“I’m interested in a transpersonal sense of continuance. I’m curious about our culture’s obsession with permanence, immortality, lasting, forever-ing, passing on property or names…I’m just curious about exploring other ways that people identify their constancy.”
Spalding grew up in Portland and says her large, extended family provides freedom from any obligation to procreate—and offers a fertile outlet for her terrific interest in the lives and wellbeing of other people’s kids. “It doesn’t feel like it’s a separate line between my line and my cousins and people in my community. There’s so much relatedness; I’ve never thought that if I don’t have kids, something essential will not continue. I can see it continue in all my cousins! I think about genetic continuance, familial continuance, but I don’t have strong feelings about how I have to have a kid.
“The fear of ends, of transitions and death might play into my sense of how I might continue on. I don’t know. That’s why having conversations with people who are studying that part of the human psyche in esoteric practices that specifically address that dimension of human longing for continuance is so vital.”
Contemplating living and dying leads Spalding inevitably to thoughts of hospice care. “I’ve done research because a very dear friend passed away from cancer during the pandemic. She was a very special, plugged-in being. I was longing for support and framing for her, for her to have a skilled hospice practitioner, like an end of life doula. That opened up a portal of research about who was out there speaking about end of life. Sometimes people use the nomenclature of hospice work to talk about social systems, but even outside of individuals wanting to pass or passing on, it’s definitely something to look at.”
Turning our attention to music, I ask her about working with Shorter and what she gleaned from the opera project presented by Cal Performances in February. “With Wayne, the word that’s coming up is consistency. He’s the most consistent person I’ve ever met. It’s uncanny. You meet him for 10 minutes and that’s him. He offers the fullness of himself to everyone he encounters. He’s excited to share what he is, what he knows and what he carries.
“He has the ability to perceive, to sense a person, but he doesn’t throw it back at you. He never explicitly reviews you. It inspires a willingness to engage and play with him. He’s full like the ocean, receiving all the rivers and sending water everywhere. He’s teaming with life.”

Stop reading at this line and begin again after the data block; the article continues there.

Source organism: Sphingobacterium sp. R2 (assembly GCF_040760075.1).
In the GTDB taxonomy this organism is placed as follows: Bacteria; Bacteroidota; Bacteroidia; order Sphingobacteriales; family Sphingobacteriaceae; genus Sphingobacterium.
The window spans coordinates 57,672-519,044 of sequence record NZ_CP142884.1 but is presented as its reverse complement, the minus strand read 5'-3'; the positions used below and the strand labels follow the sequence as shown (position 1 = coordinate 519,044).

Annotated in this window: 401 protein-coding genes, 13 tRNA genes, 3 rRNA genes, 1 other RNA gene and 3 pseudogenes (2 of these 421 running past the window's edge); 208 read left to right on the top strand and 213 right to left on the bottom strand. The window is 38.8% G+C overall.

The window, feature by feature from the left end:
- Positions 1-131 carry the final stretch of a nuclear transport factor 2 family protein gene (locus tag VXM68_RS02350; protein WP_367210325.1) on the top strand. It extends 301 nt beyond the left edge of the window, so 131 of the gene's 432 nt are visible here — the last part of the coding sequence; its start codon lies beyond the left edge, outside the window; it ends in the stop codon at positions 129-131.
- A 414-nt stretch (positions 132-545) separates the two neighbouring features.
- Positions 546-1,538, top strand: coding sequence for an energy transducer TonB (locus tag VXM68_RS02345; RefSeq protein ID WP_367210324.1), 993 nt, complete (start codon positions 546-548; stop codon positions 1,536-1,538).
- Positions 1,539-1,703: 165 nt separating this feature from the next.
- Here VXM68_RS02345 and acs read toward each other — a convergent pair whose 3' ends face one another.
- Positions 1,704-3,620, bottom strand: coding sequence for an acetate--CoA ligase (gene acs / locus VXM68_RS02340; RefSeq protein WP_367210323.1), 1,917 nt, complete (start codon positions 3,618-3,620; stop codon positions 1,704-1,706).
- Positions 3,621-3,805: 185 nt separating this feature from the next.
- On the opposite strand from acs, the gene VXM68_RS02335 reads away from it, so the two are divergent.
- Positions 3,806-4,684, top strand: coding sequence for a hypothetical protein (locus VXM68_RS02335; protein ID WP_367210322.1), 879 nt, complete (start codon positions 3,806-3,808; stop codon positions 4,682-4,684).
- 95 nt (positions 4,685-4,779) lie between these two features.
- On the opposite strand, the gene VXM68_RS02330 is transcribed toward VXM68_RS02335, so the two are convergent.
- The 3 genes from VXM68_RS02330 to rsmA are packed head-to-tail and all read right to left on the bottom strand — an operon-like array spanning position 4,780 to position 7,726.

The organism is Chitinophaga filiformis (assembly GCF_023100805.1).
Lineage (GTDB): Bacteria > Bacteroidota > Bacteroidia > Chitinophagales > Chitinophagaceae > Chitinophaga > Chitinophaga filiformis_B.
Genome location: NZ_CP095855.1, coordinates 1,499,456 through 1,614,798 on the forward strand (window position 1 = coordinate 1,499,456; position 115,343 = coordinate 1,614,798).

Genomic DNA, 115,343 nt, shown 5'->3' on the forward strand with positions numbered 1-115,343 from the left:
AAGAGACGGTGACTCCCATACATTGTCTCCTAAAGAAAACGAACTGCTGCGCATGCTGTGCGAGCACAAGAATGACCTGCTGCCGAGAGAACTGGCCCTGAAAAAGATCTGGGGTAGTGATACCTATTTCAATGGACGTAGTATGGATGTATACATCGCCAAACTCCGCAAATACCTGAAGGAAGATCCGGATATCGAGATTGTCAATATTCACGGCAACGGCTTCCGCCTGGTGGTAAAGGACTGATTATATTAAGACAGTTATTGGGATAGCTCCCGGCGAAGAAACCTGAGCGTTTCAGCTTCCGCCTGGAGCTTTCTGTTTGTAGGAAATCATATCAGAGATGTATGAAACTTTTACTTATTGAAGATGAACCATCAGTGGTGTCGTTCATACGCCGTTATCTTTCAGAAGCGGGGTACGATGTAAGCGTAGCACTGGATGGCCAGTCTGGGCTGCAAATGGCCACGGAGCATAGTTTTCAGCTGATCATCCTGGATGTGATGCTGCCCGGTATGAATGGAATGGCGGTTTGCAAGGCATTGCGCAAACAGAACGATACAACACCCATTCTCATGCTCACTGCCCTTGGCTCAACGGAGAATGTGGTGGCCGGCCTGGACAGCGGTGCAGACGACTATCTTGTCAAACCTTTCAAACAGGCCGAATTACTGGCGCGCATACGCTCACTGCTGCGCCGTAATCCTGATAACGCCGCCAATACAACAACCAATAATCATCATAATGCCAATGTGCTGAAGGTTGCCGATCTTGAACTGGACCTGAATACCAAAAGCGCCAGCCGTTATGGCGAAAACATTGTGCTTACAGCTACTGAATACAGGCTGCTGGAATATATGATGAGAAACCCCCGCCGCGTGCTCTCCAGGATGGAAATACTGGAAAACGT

Spalding insists that any words acknowledging Shorter’s gifts and the talents he has offered to the world of jazz, especially in his elder years, must make mention of his wife, Carolina Shorter. “I’m just floored by her and I always want to bring her into the conversation about Wayne. We’re so obsessed with the hero worship complex and the mentality of this idea of the singular genius. But Wayne is embedded in a support network that nourishes and cares for him tirelessly. This is what it takes for him to live his life. It’s out of love because he’s family; he’s the love of her life, clearly. At the same time, we’ve been for the last two decades receiving this blessedness and abundance from Wayne because he’s been supported. It’s important to name that.”
From the collaboration with Shorter, Spalding reaped insights that include “personal things, family things, directorship things, ego things, spiritual things, everything you could imagine. It continues to be the most profound experience of my life, including learning what not to do.” Shorter leads in a radically subtle way that can easily cause someone to think he’s not directing a band or group of musicians so much as he is acting as a casual, gentle advisor.
“From where I sit, he looks much more interested in what’s possible from who’s in the room and where they are at and what they’re trying to do than any kind of preconceived idea that’s on the paper. He’ll hold space for people to be themselves with their flailing, failings, strivings or thrivings.” The approach, she suggests, means that eventually, people come around to doing their best. “It’s so interesting when compared to sending out signals and not getting what you expect. When you quiet down and make space and provide guidance for what’s next…(that’s) a compelling leader.”